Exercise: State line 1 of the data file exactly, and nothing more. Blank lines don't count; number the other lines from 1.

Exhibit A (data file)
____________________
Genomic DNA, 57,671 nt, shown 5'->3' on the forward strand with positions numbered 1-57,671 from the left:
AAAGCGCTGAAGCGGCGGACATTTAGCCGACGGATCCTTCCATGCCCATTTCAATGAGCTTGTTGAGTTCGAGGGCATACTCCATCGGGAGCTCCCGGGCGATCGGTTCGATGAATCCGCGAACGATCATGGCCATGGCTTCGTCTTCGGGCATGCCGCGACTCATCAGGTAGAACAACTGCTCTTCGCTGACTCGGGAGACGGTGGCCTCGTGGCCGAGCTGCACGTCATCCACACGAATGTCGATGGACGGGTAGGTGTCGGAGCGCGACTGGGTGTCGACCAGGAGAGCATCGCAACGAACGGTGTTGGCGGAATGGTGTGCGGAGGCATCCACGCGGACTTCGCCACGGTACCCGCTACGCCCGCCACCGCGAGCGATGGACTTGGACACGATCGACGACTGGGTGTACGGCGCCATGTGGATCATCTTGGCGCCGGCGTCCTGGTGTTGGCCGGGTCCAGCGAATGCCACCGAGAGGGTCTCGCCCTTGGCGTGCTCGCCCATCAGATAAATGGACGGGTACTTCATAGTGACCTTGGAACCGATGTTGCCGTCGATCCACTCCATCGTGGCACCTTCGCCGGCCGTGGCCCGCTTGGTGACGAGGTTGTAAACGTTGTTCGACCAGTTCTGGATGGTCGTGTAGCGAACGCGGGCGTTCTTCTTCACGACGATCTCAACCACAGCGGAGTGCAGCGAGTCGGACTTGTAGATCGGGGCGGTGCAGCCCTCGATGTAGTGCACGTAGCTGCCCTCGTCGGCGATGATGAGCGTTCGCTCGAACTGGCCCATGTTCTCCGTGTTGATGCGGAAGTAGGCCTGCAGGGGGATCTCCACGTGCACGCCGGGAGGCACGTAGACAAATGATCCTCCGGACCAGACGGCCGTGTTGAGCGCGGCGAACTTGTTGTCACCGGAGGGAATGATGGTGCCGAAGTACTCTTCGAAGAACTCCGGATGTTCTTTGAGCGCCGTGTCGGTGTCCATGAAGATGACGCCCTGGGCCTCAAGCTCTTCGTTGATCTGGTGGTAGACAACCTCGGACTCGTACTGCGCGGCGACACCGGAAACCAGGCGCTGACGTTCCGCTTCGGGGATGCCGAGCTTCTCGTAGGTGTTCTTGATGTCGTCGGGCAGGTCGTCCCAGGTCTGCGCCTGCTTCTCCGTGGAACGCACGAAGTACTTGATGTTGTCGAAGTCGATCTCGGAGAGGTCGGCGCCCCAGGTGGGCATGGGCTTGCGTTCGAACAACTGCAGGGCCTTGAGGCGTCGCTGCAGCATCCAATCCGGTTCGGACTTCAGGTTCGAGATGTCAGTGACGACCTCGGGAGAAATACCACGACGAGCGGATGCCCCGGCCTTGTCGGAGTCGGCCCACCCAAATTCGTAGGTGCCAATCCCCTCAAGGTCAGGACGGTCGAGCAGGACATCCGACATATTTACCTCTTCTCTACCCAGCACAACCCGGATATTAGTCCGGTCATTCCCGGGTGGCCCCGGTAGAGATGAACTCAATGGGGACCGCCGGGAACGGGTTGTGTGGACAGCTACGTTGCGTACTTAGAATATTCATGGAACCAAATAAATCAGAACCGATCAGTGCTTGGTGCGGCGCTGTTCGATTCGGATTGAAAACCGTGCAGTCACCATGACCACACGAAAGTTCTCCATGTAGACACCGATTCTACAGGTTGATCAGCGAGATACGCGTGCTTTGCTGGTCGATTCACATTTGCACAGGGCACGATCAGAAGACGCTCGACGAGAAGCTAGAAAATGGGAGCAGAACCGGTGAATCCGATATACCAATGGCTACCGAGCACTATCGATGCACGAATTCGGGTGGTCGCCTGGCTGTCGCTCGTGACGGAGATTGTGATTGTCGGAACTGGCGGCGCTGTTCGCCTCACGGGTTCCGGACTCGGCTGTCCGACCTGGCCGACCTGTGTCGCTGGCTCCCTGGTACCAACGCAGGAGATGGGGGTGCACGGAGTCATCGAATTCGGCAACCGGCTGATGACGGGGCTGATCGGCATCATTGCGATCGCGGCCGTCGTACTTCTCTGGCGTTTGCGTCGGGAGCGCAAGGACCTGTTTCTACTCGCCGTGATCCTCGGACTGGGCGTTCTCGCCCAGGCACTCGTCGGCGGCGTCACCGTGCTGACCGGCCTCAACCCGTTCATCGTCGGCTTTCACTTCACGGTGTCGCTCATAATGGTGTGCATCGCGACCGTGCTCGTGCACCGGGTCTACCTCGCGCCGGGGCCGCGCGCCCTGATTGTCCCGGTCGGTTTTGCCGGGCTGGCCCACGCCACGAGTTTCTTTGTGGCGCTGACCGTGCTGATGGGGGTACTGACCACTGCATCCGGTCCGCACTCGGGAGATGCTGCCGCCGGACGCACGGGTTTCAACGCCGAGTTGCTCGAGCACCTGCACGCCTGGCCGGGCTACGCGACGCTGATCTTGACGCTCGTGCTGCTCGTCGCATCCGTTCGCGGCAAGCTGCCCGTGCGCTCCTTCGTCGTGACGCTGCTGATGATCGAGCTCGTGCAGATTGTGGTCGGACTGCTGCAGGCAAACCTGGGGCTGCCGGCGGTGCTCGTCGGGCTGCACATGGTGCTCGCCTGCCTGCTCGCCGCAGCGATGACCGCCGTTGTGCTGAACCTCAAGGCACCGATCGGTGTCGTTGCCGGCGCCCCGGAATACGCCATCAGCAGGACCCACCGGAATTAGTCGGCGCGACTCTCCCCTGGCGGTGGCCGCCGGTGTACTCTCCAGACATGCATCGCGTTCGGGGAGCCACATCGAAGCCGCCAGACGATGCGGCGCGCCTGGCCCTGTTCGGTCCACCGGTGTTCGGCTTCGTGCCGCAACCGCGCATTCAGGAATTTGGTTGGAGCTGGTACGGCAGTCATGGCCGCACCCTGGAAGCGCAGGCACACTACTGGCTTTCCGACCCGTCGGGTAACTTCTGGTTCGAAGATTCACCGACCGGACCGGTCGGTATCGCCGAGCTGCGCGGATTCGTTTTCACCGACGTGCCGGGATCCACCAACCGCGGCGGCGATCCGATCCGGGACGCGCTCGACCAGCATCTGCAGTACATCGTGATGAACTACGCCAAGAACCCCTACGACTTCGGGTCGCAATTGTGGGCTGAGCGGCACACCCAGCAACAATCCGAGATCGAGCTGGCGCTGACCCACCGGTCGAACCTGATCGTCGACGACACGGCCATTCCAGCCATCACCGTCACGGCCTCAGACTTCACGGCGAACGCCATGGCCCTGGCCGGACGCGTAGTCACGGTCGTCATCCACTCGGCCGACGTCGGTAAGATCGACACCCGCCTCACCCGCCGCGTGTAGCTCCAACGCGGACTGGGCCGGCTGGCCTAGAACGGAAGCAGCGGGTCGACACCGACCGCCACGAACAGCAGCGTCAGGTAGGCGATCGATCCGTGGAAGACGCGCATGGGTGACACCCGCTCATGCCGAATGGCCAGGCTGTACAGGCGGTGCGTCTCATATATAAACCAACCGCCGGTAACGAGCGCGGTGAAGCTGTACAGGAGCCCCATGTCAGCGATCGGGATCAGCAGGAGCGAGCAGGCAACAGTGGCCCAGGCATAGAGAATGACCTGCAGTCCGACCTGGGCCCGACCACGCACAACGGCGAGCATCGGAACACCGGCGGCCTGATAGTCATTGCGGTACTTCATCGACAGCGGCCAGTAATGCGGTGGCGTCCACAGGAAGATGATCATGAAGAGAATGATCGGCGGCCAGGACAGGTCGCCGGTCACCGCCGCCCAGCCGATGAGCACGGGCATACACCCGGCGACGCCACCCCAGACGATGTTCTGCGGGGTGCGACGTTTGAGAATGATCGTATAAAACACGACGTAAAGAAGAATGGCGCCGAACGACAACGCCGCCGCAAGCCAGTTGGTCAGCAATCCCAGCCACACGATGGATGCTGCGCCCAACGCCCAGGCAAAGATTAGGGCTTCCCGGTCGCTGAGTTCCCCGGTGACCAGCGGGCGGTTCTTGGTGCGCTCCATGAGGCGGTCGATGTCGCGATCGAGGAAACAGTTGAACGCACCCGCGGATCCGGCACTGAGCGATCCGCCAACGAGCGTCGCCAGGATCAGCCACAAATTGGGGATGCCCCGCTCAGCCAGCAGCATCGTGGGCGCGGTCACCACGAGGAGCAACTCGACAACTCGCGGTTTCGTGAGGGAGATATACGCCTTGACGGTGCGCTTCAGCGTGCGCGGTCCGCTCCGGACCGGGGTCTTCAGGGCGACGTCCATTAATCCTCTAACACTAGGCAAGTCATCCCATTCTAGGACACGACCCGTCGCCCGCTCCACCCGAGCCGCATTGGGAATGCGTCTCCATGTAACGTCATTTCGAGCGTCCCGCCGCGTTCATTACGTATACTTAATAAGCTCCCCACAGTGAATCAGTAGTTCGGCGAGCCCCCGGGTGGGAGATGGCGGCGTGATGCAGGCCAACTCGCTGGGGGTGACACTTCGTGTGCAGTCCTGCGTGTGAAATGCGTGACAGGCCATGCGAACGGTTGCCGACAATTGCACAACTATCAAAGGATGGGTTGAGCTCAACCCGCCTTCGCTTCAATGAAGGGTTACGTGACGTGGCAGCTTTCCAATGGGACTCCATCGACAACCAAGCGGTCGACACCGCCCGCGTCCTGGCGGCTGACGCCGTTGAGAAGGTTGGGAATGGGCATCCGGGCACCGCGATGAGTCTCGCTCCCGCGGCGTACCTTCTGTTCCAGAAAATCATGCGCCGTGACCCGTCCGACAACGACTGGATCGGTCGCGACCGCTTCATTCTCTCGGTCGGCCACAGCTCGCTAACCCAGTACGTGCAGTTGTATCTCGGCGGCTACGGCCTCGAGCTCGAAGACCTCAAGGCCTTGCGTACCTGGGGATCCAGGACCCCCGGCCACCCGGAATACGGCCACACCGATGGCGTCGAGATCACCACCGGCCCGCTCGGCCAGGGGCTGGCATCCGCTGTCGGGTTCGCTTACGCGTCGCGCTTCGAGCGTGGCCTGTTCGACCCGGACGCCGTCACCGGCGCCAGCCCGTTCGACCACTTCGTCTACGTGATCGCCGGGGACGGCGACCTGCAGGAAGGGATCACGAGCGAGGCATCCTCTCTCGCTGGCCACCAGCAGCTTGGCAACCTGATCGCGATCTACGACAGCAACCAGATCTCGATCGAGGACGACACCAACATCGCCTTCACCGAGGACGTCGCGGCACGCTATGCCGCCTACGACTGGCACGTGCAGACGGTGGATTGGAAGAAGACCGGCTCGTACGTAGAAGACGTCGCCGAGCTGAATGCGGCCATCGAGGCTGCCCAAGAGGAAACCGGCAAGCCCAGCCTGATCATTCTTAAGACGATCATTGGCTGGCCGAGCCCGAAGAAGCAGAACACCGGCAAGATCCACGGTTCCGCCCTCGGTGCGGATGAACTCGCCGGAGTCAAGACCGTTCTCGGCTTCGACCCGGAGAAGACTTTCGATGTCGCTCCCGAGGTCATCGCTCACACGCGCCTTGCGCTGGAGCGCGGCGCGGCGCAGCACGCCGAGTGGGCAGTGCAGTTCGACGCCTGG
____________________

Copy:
Genomic DNA, 57,671 nt, shown 5'->3' on the forward strand with positions numbered 1-57,671 from the left: